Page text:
UW Receives $2.4M CARES Act Grant to Support Entrepreneurs

Services and support for entrepreneurs across Wyoming will be expanded as a result of a $2.4 million CARES Act Recovery assistance grant to the University of Wyoming from the U.S. Department of Commerce’s Economic Development Administration (EDA).

The grant, to be matched with $600,000 in local investment, is expected to create 368 jobs and generate $1 million in private investment.

“Supporting local strategies designed to create stronger and more resilient economies in response to the coronavirus pandemic is a top priority for EDA,” says Dennis Alvord, acting assistant secretary of commerce for economic development. “This project will broaden the University of Wyoming’s IMPACT 307 business incubator program to serve statewide clients through a hybrid virtual and in-person startup launch and entrepreneurial support structure.”

This project will expand business incubation and launch support services offered though IMPACT 307 by providing them in digital as well as physical environments to respond to negative economic impacts of the COVID-19 pandemic — and diversify the base of employers in the state. This is in line with the Wyoming Innovation Network (WIN), a new initiative announced last week by Gov. Mark Gordon in which UW and the state’s community colleges are collaborating to support and train entrepreneurs and new business startups — part of an overall effort to support and enhance the state’s economy and workforce.

“This funding from the EDA will allow us to respond to immediate needs in the state resulting from the pandemic, while setting the stage for future innovation and entrepreneurial efforts,” UW President Ed Seidel says. “The grant for IMPACT 307 dovetails nicely with the mission of the Wyoming Innovation Network, and we’re excited about the boost this funding will give us.”

IMPACT 307, with business incubators in Casper, Laramie and Sheridan, is a business development program administered by UW’s Office of Research and Economic Development.

“Through dedicated startup and entrepreneurial assistance, this federal grant will help develop an environment and the necessary knowledge for startups to flourish,” says Ed Synakowski, UW’s vice president for research and economic development. “Ultimately, it will help Wyoming’s economy become more resilient by increasing innovation and reducing dependence on any single industry.”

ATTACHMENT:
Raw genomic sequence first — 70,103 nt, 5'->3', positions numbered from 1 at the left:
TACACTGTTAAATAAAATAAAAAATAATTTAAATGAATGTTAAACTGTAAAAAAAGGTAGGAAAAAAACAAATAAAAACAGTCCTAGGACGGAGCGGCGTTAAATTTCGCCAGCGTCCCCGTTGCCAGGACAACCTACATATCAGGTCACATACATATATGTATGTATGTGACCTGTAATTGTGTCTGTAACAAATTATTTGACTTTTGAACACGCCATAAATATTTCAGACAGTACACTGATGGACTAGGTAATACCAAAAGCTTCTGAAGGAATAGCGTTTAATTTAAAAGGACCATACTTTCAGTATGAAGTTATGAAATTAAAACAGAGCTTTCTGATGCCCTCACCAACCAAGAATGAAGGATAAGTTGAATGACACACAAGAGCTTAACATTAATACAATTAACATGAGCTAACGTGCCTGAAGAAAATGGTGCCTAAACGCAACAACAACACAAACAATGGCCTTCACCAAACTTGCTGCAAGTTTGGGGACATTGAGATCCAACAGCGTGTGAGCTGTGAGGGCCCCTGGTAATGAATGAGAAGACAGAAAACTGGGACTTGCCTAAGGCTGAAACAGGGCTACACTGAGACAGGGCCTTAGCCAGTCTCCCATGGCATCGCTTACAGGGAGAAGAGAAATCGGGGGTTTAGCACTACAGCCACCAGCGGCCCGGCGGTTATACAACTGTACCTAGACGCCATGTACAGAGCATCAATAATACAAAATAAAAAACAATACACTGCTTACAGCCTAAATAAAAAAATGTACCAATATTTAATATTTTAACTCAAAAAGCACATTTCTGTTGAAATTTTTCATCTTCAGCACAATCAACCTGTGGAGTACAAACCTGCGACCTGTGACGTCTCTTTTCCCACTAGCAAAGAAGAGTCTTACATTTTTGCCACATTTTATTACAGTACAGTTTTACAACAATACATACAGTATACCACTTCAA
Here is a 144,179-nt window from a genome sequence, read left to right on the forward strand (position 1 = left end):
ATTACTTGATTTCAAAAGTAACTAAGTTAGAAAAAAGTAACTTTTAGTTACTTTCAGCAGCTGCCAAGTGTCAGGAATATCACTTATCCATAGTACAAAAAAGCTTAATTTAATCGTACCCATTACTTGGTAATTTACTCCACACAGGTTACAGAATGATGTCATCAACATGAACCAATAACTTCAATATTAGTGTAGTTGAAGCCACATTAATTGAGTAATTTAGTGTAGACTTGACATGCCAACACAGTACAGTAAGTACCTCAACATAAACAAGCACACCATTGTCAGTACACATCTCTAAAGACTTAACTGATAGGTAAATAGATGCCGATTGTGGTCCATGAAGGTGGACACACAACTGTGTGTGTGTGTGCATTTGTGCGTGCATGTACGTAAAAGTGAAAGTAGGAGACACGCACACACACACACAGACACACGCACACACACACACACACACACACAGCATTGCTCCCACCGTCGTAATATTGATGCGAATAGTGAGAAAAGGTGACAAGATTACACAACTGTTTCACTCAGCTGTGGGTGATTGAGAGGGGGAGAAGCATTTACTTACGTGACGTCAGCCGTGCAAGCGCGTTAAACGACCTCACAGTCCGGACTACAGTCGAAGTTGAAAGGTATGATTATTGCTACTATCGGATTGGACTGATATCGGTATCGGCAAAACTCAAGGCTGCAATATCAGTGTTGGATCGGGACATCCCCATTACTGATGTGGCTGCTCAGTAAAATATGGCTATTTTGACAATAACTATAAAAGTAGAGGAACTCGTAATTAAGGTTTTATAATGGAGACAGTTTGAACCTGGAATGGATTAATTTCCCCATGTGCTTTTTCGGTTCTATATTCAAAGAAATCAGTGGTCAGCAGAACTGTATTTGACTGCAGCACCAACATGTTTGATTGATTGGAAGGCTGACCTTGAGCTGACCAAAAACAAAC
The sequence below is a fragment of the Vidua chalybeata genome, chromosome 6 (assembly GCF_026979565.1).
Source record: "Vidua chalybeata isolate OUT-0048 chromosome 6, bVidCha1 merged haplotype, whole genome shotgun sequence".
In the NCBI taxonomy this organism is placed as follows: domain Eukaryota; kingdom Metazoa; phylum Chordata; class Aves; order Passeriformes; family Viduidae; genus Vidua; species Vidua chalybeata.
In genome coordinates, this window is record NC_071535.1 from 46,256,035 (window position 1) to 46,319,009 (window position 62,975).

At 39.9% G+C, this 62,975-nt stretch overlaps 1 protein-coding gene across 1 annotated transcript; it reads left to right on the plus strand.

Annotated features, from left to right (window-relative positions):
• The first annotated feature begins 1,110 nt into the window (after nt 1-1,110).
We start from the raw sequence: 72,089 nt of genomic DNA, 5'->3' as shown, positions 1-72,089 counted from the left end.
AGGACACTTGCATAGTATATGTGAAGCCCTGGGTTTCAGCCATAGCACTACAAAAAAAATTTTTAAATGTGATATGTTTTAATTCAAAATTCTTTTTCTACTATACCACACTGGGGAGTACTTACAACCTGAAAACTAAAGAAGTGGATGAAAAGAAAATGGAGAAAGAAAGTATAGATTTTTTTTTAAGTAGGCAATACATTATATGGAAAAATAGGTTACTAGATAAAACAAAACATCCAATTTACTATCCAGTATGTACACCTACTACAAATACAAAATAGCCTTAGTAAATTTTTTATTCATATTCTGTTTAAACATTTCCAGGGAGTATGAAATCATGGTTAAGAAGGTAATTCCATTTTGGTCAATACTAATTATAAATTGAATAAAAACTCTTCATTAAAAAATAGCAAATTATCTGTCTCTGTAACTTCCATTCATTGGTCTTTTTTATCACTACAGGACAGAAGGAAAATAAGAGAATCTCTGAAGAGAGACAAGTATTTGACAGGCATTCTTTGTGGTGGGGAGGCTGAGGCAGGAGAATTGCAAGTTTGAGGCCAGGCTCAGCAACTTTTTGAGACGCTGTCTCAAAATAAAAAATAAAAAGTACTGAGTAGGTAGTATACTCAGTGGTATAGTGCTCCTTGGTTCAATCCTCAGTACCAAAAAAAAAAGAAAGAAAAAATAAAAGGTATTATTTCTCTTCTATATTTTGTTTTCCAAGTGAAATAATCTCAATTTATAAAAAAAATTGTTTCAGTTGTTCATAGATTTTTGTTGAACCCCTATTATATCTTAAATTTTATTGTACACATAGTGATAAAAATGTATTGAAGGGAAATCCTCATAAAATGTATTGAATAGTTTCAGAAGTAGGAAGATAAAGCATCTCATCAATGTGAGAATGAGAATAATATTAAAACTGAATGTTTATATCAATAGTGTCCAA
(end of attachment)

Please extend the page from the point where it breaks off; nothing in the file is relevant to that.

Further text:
David Bohling, director of IMPACT-Laramie, says the EDA grant amplifies the efforts that have been built with Laramie County Community College and Central Wyoming College — and provides a path forward with the rest of the state.

“All seven community colleges, the Community College Commission, plus the Wyoming Economic Development Association, voiced their strong support for this mission,” Bohling says. “We look forward to partnering with them in executing the scope of the program.”

The grant is funded under the Coronavirus Aid, Relief, and Economic Security (CARES) Act, which provided EDA with $1.5 billion for economic assistance programs to help communities prevent, prepare for and respond to coronavirus. EDA CARES Act Recovery Assistance, which is being administered under the authority of the bureau’s flexible Economic Adjustment Assistance program, provides a wide range of financial assistance to eligible communities and regions as they respond to and recover from the impacts of the coronavirus pandemic.

About the U.S. Economic Development Administration (www.eda.gov) The mission of the EDA is to lead the federal economic development agenda by promoting competitiveness and preparing the nation’s regions for growth and success in the worldwide economy. An agency within the U.S. Department of Commerce, EDA makes investments in economically distressed communities in order to create jobs for U.S. workers, promote American innovation and accelerate long-term sustainable economic growth.

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